Alabama Probate Guide: A Resource for Personal Representatives

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So you’re in charge of handling the affairs of a deceased relative or friend.  If you’ve started to look into your responsibilities, you have probably encountered a handful of unfamiliar terms and concepts.  You may be confused about what to do next.  While this brief guide is no substitute for legal advice from an Alabama probate attorney, we hope it will help you get your bearings and come up with a plan.

A Few Definitions

  1. Personal Representative -  A person or institution appointed by the probate court to act on behalf of the estate of a decedent.
  2. Decedent – The deceased person.
  3. Probate – Court-supervised process whereby the decedent’s assets are collected, all obligations are paid, and the balance of the decedent’s assets are distributed to the beneficiaries.  If the decedent left a valid will, the assets are ultimately distributed in accordance with the will.  If not, the assets are distributed in accordance with Alabama laws known as laws of intestacy.  Probate requires the appointment of a personal representative to act on behalf of the estate.

Preliminary Steps

  1. Find out whether there is a will. The existence of a valid will can control the most important aspects of Alabama probate.  Who should serve as personal representative?  Is bond required?  Who will ultimately receive the decedent’s assets?  These questions are usually answered by the will.
  2. Obtain several copies of the decedent’s death certificate. Regardless of whether probate is necessary, the death certificate will likely be needed to sort out the decedent’s affairs.  It is prudent to have several certified death certificates on hand.  You can get them through the department of vital records or sometimes through a third party service like VitalCheck.com.
  3. Inventory the decedent’s assets. Almost all decisions involved in probate are affected by the assets owned by the decedent.  If the decedent didn’t own any assets in Alabama, chances are that Alabama probate will not be required.  If the decedent did own Alabama assets, the nature and value of those assets will determine whether probate is required or whether an alternative to probate may be feasible.  Assets to look for include real estate, cash, bank or financial accounts, stocks, bonds, business interests, life insurance policies, household collectibles.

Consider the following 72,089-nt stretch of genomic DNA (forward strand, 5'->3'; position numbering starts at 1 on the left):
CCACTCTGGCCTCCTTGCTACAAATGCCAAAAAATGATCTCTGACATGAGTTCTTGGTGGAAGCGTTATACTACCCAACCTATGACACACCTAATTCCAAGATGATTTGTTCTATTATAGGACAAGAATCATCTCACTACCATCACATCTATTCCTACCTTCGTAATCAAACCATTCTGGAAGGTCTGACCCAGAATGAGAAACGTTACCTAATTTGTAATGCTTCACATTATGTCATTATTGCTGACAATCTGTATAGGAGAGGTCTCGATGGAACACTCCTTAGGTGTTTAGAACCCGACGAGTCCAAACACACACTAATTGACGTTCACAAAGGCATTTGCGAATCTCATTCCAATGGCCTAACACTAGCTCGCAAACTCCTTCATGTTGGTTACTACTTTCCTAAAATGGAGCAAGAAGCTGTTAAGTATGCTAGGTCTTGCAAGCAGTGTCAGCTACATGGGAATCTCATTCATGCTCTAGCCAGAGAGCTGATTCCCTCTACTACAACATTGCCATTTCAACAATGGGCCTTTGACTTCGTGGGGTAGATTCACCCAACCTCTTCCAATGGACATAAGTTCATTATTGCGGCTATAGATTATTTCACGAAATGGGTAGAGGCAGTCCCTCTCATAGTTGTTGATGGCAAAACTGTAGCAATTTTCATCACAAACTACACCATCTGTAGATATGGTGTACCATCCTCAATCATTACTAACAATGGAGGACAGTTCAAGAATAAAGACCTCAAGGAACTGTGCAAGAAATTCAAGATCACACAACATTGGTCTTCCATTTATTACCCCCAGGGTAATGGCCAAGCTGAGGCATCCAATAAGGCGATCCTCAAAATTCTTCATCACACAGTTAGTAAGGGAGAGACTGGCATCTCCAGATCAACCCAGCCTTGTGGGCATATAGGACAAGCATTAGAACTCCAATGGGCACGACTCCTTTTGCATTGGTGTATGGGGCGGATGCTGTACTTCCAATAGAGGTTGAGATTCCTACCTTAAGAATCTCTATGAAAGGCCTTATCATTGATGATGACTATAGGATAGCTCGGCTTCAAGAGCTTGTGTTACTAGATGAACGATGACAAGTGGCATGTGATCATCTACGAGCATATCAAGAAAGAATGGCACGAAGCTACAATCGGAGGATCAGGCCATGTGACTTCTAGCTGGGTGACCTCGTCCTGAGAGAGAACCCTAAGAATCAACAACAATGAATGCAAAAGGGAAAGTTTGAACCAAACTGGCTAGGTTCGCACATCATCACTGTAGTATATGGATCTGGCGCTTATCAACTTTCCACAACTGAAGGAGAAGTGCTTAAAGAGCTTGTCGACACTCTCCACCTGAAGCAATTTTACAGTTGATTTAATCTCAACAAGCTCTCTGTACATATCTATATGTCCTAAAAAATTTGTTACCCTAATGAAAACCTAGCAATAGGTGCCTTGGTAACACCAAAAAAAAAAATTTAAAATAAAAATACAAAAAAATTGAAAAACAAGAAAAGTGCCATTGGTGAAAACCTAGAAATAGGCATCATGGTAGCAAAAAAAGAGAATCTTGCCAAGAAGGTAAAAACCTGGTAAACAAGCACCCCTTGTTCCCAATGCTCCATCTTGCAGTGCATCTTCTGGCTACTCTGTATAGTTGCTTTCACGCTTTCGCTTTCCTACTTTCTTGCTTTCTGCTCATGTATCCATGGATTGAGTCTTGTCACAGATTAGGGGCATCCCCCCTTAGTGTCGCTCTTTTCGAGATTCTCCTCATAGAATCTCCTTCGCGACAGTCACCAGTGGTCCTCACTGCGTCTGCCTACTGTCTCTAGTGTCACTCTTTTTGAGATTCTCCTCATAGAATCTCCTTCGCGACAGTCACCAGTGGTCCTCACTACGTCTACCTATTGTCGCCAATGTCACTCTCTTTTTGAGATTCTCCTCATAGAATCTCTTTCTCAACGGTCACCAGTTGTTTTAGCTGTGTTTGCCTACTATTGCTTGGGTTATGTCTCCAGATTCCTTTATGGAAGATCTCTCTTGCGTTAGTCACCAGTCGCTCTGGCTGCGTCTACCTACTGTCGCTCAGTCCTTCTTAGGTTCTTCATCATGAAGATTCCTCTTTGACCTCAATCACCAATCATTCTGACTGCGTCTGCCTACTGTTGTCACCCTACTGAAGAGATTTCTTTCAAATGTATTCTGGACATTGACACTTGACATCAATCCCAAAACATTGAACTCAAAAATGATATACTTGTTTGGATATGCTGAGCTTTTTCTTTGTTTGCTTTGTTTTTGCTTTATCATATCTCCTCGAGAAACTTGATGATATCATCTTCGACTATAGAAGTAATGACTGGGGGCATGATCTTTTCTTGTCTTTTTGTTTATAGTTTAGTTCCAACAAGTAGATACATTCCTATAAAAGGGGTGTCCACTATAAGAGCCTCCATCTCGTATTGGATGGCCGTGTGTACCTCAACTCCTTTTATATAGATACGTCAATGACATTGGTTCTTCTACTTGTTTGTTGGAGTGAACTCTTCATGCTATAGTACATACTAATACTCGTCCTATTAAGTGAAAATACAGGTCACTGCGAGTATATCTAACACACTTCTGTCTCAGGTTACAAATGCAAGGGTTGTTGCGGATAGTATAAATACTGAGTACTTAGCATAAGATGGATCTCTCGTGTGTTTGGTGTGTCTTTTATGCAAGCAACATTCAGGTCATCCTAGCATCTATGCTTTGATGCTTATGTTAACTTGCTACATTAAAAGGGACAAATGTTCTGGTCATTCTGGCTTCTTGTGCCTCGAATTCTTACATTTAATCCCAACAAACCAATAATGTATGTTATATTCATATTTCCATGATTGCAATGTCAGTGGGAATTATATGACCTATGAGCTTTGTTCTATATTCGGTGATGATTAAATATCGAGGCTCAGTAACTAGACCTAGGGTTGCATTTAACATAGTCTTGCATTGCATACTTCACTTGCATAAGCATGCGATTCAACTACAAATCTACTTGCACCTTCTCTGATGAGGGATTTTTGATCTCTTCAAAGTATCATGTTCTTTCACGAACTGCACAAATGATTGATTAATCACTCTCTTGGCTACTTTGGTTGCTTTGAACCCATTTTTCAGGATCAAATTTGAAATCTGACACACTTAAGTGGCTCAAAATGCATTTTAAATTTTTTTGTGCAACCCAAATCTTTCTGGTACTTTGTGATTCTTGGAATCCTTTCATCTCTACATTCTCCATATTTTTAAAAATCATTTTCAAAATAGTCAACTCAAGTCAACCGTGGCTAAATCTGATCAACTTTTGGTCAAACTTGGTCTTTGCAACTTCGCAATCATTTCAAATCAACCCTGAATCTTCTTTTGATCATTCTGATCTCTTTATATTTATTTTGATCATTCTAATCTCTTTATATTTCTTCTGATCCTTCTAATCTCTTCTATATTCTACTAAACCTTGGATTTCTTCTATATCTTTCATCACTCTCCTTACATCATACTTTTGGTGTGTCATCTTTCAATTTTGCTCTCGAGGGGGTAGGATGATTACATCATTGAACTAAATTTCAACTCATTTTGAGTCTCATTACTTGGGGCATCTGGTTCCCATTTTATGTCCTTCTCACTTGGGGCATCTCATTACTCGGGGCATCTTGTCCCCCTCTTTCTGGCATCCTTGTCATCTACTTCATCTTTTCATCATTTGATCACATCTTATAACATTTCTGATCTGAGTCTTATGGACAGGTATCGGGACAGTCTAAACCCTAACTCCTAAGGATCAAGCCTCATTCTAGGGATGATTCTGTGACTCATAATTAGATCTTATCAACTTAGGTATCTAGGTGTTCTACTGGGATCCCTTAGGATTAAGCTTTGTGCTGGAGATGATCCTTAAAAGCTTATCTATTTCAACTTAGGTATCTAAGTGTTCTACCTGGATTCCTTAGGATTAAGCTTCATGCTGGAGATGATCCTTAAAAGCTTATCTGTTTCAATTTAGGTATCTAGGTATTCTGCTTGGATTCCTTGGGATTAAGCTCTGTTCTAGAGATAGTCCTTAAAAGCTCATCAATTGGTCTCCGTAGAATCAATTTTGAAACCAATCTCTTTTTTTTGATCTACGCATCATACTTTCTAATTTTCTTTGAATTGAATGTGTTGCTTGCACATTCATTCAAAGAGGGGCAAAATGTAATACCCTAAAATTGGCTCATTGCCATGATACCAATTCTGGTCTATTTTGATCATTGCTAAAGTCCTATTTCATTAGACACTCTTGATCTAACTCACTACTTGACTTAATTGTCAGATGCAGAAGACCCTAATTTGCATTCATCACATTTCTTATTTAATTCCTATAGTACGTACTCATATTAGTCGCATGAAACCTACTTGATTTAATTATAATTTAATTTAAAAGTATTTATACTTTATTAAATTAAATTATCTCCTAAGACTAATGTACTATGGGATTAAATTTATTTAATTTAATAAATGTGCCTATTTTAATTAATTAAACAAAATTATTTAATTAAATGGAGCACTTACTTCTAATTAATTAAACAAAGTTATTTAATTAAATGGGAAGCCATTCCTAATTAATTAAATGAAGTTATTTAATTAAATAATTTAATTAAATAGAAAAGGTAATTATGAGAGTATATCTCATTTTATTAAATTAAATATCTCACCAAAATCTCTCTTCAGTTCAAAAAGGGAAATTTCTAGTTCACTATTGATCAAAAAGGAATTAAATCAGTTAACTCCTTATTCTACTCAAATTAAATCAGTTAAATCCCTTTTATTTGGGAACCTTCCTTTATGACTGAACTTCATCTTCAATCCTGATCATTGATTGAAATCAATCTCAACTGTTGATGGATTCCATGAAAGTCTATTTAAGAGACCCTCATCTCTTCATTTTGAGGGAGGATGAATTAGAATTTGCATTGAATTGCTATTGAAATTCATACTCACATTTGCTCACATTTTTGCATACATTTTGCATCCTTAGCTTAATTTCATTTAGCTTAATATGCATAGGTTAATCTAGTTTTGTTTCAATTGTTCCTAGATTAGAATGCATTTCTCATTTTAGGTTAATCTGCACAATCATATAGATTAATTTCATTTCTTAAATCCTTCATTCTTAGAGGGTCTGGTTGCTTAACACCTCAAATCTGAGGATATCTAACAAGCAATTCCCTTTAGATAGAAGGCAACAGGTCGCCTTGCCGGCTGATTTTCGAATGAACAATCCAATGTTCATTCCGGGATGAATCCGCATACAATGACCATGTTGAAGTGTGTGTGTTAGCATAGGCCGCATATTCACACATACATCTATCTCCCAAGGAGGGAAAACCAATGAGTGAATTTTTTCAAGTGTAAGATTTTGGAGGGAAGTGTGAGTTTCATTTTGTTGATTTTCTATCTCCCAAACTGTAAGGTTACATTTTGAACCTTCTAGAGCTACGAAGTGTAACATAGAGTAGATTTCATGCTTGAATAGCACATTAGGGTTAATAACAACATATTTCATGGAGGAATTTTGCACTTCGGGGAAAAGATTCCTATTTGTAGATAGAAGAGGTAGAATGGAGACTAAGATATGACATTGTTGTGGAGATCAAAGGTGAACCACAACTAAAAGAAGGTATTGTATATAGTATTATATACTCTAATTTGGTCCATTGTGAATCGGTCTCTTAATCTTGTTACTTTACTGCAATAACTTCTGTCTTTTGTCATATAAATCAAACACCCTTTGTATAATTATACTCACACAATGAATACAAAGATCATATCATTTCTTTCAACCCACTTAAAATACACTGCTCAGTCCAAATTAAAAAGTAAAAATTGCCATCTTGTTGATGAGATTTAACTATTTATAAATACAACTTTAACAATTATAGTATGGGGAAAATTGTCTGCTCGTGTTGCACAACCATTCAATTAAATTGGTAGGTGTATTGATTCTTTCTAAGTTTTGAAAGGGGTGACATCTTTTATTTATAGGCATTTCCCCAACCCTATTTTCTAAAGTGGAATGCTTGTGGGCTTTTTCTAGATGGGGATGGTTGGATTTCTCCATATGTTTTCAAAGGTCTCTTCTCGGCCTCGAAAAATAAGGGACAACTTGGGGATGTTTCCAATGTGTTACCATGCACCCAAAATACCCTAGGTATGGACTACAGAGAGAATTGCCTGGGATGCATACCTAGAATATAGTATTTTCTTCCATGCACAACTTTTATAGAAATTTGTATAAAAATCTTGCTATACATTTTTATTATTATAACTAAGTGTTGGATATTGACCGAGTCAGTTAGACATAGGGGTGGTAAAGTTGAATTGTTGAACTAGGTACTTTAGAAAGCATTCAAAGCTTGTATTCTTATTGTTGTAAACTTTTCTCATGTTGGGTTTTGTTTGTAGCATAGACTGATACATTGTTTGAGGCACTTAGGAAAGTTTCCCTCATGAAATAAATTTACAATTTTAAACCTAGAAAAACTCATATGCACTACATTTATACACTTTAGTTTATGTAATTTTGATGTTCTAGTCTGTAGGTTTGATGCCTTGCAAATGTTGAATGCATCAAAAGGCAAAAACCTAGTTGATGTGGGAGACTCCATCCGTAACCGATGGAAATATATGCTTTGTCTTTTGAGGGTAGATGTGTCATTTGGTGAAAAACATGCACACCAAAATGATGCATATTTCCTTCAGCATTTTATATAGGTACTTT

4. Safeguard the decedent’s assets. If you have keys to the decedent’s home, be sure that his or her assets are properly secured.  In some cases, you will want to be sure that insurance is maintained.  If utilities are necessary to safeguard the estate assets, be sure they are on.  If not, turn them off so that you don’t run up unnecessary bills.
  5. Determine whether any of the decedent’s assets pass “outside of probate.” Certain assets are “non-probate,” meaning that they pass to the beneficiaries without any need for a probate proceeding.  Jointly held assets, accounts with beneficiary designations, and other transfer-on-death arrangements can often pass outside of probate.  In most cases, life insurance will also pass outside of probate.  So you should make a list of all assets owned by the decedent and specify how each asset is owned and whether there is a probate asset.
  6. Make a list of interested parties. “Interested parties” include the heirs named in the will, the family of the decedent, and the creditors of the estate.  To the extent possible, you should ascertain the names, addresses, telephone numbers, and any other relevant information regarding each interested party.